With gaming, check the parental controls on games such as Roblox, Fortnite and Minecraft to make sure the chats are dismantled so your kids can’t be contacted by people they don’t know.

The conversation: Plan to talk together about which parental controls have been enabled, and why. Your kids might push back and say you’re being too nosey and that it’s a violation of their privacy. But remind them that when a conversation is happening online, nothing is private, not even for adults, Werle-Kimmel says. “Anything I do online is public. They can have all the privacy they want with a pen and paper.”

Ages 13 and up: Social media parental controls

More than half of adults say they favor government regulation of social media, according to a recent Morning Consult report. State attorneys are also asking app makers such as TikTok and Snap to step up their in-app parental controls. And most social media apps require that kids be at least 13 to use them. But the goal is to have strong parental controls and content filters at the beginning that then ease up as your kids become older teens.

Parental controls: A first step for tweens is to connect their social accounts to yours so you can easily access the interactions and messages. They learn that nothing online is private—you’re watching. Explain why: Not everything online is real, and you, as the adult, have more experience with noticing when something is off. That’s why you’re checking. Milovidov will often show her kids the phishy tricks that she gets as an adult to prove the point.

“I’ll show them when someone is trying to trick me on my phone,” she says, and explains further … “There are adults who fall into these traps. I don’t want you to be in a situation where people are trying to trick you.”

You can also look for the parental control settings within the apps, which limit your child’s interaction to only those contacts they know. Adding content filters in the early teens are essential at this stage of development.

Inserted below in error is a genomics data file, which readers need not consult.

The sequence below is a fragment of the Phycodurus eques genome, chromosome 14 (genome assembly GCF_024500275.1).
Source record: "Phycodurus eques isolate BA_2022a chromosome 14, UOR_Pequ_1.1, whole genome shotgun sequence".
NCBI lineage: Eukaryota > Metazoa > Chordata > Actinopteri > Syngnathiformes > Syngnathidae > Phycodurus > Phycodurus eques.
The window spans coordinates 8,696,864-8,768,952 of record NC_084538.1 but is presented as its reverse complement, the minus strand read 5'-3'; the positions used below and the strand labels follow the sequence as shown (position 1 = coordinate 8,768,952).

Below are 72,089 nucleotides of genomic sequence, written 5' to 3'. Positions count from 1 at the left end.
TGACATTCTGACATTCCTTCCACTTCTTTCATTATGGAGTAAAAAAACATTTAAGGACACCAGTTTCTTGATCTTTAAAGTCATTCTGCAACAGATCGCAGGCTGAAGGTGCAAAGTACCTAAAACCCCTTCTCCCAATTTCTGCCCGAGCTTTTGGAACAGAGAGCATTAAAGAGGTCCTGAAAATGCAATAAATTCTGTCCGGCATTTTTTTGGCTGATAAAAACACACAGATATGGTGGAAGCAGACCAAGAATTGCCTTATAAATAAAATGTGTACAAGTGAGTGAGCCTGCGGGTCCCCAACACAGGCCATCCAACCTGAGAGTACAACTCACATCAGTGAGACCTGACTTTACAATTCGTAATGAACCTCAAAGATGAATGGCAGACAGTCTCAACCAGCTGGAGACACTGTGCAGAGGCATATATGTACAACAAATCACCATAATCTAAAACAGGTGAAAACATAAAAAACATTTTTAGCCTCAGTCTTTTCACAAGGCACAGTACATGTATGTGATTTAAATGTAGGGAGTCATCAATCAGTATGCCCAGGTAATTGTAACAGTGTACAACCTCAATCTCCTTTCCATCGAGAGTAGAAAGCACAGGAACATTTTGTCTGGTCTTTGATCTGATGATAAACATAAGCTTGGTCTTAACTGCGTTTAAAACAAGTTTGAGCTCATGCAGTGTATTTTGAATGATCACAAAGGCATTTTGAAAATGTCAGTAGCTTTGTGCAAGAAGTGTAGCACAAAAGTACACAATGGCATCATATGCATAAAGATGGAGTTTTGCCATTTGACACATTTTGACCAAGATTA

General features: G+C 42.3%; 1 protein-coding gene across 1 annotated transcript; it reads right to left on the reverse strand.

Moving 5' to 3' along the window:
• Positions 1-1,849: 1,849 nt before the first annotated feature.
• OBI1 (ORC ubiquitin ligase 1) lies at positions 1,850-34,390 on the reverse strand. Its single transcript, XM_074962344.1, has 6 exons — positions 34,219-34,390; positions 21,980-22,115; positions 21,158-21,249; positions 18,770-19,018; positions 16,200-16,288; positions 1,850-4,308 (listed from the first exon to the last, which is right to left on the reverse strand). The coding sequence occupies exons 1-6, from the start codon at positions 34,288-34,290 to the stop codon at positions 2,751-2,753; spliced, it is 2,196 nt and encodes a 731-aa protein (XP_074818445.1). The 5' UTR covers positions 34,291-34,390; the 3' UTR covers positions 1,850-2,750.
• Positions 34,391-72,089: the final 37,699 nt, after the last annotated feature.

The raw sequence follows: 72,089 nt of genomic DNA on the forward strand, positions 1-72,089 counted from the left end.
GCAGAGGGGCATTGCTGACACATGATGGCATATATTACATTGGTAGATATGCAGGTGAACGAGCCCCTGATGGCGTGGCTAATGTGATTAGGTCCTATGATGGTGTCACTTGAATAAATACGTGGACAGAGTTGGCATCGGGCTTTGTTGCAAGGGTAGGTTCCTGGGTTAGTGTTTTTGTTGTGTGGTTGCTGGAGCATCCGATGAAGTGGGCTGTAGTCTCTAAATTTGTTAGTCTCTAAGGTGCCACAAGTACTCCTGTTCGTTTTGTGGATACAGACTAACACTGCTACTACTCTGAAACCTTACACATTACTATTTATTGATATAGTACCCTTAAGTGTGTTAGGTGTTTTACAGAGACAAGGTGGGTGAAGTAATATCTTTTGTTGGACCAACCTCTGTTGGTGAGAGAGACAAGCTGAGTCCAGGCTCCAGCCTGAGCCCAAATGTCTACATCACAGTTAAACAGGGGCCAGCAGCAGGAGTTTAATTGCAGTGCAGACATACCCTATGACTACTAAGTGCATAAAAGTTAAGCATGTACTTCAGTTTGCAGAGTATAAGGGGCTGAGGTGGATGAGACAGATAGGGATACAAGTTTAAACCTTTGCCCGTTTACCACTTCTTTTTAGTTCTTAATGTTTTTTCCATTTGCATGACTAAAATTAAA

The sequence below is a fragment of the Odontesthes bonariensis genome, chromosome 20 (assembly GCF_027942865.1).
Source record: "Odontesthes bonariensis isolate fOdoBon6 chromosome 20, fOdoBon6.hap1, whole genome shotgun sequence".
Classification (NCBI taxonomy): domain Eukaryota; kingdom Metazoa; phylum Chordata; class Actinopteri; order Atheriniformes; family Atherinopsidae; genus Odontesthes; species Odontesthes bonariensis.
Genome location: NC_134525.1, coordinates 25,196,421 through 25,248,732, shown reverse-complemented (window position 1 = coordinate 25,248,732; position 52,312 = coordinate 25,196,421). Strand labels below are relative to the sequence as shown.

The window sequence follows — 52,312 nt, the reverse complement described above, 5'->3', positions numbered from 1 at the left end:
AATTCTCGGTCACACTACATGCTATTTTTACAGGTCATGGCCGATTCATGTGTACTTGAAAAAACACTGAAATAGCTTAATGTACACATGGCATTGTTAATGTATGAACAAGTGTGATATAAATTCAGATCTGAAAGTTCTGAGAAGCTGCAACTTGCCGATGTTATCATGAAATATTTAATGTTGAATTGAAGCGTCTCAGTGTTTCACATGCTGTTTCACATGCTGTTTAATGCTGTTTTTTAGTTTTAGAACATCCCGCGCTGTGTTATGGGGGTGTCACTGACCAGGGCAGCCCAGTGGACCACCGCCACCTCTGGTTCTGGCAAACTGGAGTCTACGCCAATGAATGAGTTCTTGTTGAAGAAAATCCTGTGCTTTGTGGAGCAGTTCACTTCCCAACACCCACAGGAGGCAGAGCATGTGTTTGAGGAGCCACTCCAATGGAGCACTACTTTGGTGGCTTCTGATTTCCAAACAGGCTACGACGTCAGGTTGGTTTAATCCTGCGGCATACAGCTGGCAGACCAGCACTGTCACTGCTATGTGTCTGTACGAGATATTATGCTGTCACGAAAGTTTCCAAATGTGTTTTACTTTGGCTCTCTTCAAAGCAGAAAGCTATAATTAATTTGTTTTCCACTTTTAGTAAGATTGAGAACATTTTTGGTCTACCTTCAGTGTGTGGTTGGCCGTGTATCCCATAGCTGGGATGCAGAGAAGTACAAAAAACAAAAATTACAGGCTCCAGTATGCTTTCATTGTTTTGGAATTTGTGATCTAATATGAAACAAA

The conversation: Walk through the restriction settings together and remind kids that you can do everything in your control, but accidents can still happen. Advertisements can still be intrusive, and they can slide into your private messages in apps in a variety of ways.

As you build trust together, you can also start talking about how you’ll start removing these restrictions as kids get closer to 18, because ultimately, they’ll need to learn how to navigate tech on their own.

“I like to let go of control as they’re turning to 16 or 17,” Werle-Kimmel says. “I’m pulling back, because at 18, they’re going to be able to do whatever they want.”

Will digital parenting ever get easier? Probably not. The good news is that once they reach the age of 18, they’re mostly on their own.

“My job is to help them have the good habits,” Werle-Kimmel says. “So when they’re 18, they’ll still have those choices.”

Get more support with parental controls on social media, streaming video and text messages with Smart Family.